Given all the safety considerations, one must also consider the therapeutic alternatives. Take progeria for example, a genetic disease in which children rapidly age and medication only exists to marginally extend lifespan. A next generation CRISPR technology currently under development has the potential to revolutionize progeria therapy: it doubled the lifespan in mouse models. For a fatal disease like progeria, for which there is no or inadequate therapy, many patients are likely to opt for a CRISPR treatment, even if there is some residual risk of potentially negative outcomes in the long term.

The speed at which CRISPR technologies have advanced over the past decade has been tremendous. Regulatory agencies, which are required to assess the safety of these technologies, have sometimes failed to keep up with this pace. Urgently needed guidelines for the approval of the new technologies are not yet mature. This must change. There is a great need for action on the part of the regulatory authorities.

The first decade of CRISPR has brought immense potential, rapid technological development, and the first patients treated. As we look to the next 10 years, both first and next generation CRISPR systems are poised to deliver on its potential and provide life-​long cures to patients of both rare and more common genetic disorders.

See the full article here .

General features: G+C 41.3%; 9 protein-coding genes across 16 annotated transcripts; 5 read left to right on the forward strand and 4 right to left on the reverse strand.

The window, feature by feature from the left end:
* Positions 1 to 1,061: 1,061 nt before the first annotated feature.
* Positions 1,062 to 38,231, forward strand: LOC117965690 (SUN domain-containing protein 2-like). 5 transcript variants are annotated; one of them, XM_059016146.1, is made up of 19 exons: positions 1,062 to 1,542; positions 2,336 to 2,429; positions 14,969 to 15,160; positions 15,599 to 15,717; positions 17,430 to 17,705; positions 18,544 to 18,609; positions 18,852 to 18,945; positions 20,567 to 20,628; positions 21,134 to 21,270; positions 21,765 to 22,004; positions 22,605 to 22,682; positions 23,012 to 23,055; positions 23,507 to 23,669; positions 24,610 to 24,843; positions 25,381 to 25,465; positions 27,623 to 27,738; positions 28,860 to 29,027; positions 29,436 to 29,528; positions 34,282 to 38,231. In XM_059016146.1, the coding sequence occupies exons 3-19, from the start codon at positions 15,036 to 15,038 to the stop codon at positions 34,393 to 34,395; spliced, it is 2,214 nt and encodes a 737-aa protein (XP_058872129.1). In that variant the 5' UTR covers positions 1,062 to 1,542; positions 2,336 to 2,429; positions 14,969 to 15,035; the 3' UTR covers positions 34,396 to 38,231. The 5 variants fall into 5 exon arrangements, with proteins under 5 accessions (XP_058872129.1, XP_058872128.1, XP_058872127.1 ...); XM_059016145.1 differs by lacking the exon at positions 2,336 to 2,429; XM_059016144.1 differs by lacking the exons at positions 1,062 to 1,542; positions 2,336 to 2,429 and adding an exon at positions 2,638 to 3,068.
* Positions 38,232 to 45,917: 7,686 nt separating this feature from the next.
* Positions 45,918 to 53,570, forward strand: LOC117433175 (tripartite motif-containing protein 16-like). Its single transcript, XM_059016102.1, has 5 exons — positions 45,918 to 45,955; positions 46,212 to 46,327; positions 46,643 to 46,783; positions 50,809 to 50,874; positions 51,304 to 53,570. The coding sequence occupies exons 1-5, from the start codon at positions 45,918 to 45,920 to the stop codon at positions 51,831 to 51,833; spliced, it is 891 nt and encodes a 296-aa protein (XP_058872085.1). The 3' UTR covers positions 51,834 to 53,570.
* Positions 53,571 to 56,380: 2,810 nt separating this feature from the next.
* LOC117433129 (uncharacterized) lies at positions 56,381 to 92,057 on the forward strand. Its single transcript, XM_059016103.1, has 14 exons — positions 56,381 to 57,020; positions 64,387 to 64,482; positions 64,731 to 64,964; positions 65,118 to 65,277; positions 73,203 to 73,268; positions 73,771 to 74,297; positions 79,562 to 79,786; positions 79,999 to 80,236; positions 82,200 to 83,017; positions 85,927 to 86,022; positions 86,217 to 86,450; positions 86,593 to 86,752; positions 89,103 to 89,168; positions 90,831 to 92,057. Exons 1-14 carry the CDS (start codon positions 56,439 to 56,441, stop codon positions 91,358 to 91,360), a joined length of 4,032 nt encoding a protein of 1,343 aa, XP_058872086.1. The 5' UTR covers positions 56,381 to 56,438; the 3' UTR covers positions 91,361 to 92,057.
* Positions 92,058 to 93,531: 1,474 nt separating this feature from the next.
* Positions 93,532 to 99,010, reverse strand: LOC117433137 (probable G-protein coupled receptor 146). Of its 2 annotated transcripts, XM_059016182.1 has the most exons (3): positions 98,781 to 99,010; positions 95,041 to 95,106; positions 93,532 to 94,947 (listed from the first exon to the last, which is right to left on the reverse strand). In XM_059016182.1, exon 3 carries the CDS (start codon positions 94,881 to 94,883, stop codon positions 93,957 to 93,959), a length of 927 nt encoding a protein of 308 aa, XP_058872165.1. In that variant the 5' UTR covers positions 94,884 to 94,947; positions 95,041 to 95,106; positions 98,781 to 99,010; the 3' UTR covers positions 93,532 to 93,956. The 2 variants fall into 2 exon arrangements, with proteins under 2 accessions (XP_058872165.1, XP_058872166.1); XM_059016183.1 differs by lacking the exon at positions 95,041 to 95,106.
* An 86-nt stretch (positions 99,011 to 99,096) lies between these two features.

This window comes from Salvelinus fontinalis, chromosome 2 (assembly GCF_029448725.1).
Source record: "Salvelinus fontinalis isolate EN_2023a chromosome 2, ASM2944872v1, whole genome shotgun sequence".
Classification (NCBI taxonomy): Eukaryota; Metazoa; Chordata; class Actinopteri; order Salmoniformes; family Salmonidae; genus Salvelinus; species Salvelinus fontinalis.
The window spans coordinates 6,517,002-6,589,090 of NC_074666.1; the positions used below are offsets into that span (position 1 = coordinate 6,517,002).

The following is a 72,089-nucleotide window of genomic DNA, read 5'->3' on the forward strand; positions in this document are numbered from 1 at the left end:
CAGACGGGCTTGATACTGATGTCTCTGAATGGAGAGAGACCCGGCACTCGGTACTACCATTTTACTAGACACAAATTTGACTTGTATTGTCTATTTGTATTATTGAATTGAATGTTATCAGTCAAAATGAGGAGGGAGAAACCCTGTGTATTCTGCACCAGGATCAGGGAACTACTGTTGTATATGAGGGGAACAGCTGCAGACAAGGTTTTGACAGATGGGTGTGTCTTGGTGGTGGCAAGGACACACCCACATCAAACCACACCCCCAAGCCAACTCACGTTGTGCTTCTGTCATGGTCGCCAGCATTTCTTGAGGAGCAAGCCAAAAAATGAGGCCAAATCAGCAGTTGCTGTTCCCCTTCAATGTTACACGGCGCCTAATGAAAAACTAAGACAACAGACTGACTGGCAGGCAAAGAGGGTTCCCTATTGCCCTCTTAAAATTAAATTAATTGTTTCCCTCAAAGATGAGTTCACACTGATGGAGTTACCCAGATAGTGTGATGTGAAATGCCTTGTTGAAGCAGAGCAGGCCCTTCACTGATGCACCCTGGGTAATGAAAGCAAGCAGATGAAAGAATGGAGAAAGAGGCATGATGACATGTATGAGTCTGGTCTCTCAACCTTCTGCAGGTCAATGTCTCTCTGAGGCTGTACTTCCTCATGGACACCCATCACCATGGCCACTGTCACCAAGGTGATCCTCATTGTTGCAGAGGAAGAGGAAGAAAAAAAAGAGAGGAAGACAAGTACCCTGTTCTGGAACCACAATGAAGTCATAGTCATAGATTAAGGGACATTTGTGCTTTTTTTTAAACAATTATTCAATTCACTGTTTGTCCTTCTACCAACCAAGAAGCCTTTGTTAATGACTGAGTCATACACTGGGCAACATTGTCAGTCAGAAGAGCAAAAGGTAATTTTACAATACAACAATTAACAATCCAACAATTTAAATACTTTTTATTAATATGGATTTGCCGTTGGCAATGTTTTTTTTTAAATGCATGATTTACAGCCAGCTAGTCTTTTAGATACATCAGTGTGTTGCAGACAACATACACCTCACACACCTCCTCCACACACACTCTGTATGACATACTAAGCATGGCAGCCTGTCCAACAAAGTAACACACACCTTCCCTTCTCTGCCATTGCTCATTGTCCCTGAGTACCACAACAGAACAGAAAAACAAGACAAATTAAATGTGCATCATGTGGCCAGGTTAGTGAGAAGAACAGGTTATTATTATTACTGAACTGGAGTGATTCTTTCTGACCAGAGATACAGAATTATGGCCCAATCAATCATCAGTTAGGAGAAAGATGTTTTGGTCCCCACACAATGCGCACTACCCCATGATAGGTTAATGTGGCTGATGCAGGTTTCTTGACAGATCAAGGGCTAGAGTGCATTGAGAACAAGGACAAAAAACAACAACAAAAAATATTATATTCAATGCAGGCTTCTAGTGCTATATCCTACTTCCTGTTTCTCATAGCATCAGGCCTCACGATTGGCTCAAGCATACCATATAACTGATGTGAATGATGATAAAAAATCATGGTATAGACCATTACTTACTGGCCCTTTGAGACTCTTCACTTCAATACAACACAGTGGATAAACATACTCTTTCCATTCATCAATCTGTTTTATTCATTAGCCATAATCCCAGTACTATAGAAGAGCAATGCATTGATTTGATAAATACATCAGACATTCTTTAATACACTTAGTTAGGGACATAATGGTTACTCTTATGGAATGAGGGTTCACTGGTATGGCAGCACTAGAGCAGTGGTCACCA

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ETH Zurich campus

The Swiss Federal Institute of Technology in Zürich [ETH Zürich] [Eidgenössische Technische Hochschule Zürich] (CH) is a public research university in the city of Zürich, Switzerland. Founded by the Swiss Federal Government in 1854 with the stated mission to educate engineers and scientists, the school focuses exclusively on science, technology, engineering and mathematics. Like its sister institution The Swiss Federal Institute of Technology in Lausanne [EPFL-École Polytechnique Fédérale de Lausanne](CH) , it is part of The Swiss Federal Institutes of Technology Domain (ETH Domain)) , part of the The Swiss Federal Department of Economic Affairs, Education and Research [EAER][Eidgenössisches Departement für Wirtschaft, Bildung und Forschung] [Département fédéral de l’économie, de la formation et de la recherche] (CH).